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Thinking about Fidel

Castro made revolution cool, and showed two generations of Latin American leaders they didn’t have to be America’s puppets.

Crawford Kilian 28 Nov

Crawford Kilian is a contributing editor of The Tyee.

Almost 60 years ago, in 1957, I was in Mexico City staying with a Hollywood family in exile, part of a little community of blacklisted Americans. I mentioned to the father that this guy Fidel Castro seemed to be doing OK fighting a guerilla war in Cuba. (My chief news source in those ancient days was Time magazine, not the most left-friendly of American media.)

“They’ll never let him succeed,” the father said.

He had a point. In 1954, in this same house, I’d listened with the family to radio reports as the democratically elected Árbenz government in Guatemala was overthrown by the U.S. Central Intelligence Agency, launching half a century of genocidal violence against the Indigenous Maya. A few years in Latin America had taught us all why “Yanqui go home” was such a popular slogan. As a young gringo being chased down Mexican streets, I’d been in no position to explain that not all Yanquis were imperialist jerks.

Less than two years after that 1957 conversation, I was on the campus of Columbia University, waiting with thousands of others for Fidel Castro to arrive. On New Year’s Day 1959, Castro had chased the dictator Fulgencio Batista into exile and rolled into Havana with his army of “barbudos” — bearded ones — and not only American Reds were thrilled.

Before the 1960s had even arrived, Castro’s guys were late-60s cool. They had a raffish, bohemian charm in an age when a beard belonged only on Santa Claus. They were vaguely left-wing, but not just coffee-house radicals. These guys had guns and knew how to use them. Batista was just one of the many sons of bitches the U.S. had installed in Latin America to abort any move toward democracy, so Castro and his guys were a poke in the eye to the suits ruling Eisenhower’s America.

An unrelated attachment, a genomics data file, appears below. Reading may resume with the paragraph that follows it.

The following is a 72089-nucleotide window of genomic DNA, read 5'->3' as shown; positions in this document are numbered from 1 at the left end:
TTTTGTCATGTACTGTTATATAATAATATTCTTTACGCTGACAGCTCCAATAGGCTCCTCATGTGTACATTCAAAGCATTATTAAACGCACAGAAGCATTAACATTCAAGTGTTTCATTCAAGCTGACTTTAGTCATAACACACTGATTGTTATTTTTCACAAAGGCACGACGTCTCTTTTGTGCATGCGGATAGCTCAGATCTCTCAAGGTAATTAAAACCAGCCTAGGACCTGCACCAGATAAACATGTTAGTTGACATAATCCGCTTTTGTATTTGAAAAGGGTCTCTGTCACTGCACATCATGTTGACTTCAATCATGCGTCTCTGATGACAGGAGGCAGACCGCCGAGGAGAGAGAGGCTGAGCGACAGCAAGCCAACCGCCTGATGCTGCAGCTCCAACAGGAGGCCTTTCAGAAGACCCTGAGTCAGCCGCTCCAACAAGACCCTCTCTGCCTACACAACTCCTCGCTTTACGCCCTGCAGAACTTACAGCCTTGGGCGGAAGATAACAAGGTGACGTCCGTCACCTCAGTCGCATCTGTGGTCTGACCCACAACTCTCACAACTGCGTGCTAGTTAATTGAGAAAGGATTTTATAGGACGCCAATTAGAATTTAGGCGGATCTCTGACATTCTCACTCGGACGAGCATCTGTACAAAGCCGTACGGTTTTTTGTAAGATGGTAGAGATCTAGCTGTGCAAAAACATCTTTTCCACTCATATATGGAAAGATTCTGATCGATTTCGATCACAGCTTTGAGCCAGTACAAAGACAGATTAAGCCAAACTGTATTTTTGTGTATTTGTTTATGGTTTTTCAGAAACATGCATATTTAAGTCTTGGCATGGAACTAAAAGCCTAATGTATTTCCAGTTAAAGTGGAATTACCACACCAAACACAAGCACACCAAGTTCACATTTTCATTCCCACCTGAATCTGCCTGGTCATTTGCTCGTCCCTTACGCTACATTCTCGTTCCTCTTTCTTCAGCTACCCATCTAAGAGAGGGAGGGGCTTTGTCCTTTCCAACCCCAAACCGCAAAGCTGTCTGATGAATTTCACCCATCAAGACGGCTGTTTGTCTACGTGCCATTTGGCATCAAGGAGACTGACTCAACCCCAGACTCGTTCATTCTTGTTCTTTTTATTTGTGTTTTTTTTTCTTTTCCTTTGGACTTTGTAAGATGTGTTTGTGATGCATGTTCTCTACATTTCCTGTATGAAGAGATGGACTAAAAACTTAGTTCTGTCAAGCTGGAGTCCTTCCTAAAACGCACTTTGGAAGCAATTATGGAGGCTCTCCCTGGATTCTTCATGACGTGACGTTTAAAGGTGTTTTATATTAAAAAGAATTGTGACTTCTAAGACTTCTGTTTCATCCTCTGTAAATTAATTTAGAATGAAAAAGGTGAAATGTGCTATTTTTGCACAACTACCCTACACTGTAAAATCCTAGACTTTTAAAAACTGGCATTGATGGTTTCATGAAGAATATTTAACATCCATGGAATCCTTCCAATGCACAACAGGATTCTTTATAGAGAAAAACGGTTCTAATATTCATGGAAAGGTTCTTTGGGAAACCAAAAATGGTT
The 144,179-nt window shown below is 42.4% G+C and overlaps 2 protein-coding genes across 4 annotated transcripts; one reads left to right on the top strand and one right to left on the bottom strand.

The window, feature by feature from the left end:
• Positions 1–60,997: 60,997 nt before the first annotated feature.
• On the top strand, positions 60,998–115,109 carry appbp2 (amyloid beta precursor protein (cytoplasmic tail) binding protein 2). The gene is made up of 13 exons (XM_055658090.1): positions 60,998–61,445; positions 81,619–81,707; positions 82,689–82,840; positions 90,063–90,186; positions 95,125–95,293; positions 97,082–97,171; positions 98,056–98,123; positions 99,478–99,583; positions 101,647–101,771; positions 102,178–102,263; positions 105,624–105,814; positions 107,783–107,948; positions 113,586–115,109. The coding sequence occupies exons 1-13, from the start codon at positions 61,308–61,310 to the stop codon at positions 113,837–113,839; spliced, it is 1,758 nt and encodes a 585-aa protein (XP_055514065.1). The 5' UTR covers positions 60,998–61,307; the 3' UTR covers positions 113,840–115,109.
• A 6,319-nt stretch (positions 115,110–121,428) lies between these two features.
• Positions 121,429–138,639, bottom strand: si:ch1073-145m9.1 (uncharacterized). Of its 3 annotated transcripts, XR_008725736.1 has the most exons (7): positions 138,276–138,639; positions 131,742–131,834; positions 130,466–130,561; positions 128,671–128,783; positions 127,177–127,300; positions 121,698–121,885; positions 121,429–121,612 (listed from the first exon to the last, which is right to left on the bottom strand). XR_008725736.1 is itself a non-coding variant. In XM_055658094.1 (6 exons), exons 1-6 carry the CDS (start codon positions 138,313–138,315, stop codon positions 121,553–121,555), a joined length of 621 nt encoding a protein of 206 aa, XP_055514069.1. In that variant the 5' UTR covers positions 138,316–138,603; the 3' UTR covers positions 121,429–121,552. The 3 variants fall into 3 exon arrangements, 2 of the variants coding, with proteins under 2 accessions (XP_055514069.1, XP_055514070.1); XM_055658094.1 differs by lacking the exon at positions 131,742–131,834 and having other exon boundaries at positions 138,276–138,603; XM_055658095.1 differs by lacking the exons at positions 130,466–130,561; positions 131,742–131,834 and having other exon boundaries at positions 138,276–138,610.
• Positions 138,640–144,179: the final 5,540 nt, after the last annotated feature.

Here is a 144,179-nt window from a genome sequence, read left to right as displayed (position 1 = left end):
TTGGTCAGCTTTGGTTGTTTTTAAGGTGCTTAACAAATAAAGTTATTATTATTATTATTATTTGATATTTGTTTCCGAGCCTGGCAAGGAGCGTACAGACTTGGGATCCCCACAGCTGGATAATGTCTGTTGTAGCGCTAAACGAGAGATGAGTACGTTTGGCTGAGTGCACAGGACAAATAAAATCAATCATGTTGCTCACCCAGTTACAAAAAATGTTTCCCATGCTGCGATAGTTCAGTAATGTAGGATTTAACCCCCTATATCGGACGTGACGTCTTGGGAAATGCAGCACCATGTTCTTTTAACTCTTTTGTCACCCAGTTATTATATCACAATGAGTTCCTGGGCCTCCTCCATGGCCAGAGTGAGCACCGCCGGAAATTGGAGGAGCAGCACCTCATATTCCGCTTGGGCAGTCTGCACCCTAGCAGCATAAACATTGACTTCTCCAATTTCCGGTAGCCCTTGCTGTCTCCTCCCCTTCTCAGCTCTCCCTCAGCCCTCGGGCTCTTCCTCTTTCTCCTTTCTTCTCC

By the time Castro arrived in New York in 1959 to address the United Nations and do some interviews, the suits were already cooling to him. But when he arrived at Columbia that sunny spring day, the students who would be the next generation of suits cheered their heads off.

That was my first glimpse of charisma — a smiling, bearded man in olive-green fatigue uniform, waving from a distance and galvanizing thousands just with his presence. My second glimpse would be in Burnaby, when I watched Justin Trudeau stride into the local Liberal campaign office in the spring of 2015 and electrify a sweltering crowd of the party faithful.

Charisma in left-wing foreigners butters no parsnips for right-wing Americans, as Justin may soon learn — especially after his kind words the day after Castro’s death. The young Castro was soon in big trouble with both outgoing Dwight D. Eisenhower and incoming John F. Kennedy. Kennedy inherited a CIA plan to invade Cuba (hey, it worked in 1898!), and didn’t have the confidence to veto it. The idea of letting Castro just go ahead and build a socialist Cuba wasn’t even considered.

Support our SOBs

And the American suits had a point. They’d created an uneasy peace in Latin America and the rest of the world, built on supporting corrupt leaders as long as they suppressed their local left-wingers. President Franklin D. Roosevelt summed up the approach by supposedly saying of Nicaraguan dictator Anastasio Somoza “He may be a son of a bitch, but he’s our son of a bitch.”

It’s been the default policy of U.S. governments since the American conquest of the Philippines over a century ago. Eisenhower tolerated Papa Doc Duvalier in Haiti and Rafael Trujillo in the Dominican Republic. Richard Nixon overthrew Salvador Allende in Chile. Ronald Reagan invaded Grenada and launched state terror against Nicaragua, for those countries’ irresponsibility in trying to decide their own destiny.